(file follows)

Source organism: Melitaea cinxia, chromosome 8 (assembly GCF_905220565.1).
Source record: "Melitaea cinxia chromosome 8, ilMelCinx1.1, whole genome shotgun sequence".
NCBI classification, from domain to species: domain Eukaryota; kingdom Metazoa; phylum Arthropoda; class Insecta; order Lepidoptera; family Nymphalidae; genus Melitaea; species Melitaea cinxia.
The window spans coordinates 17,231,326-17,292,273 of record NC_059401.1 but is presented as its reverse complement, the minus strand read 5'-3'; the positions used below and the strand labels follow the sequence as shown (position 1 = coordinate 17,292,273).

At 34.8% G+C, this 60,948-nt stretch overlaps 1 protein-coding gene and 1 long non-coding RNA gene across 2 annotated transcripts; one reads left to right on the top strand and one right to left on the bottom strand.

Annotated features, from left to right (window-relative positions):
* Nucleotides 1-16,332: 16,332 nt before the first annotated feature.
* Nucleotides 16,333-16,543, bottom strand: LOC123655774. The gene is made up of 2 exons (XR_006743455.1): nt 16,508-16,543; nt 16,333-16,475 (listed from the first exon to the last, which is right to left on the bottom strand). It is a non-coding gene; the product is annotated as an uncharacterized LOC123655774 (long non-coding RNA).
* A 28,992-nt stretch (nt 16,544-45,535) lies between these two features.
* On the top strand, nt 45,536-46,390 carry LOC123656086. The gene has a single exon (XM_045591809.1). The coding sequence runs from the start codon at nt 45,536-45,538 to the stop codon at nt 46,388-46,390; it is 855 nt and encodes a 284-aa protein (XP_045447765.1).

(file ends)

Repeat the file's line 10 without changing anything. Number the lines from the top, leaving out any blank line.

* On the top strand, nt 45,536-46,390 carry LOC123656086. The gene has a single exon (XM_045591809.1). The coding sequence runs from the start codon at nt 45,536-45,538 to the stop codon at nt 46,388-46,390; it is 855 nt and encodes a 284-aa protein (XP_045447765.1).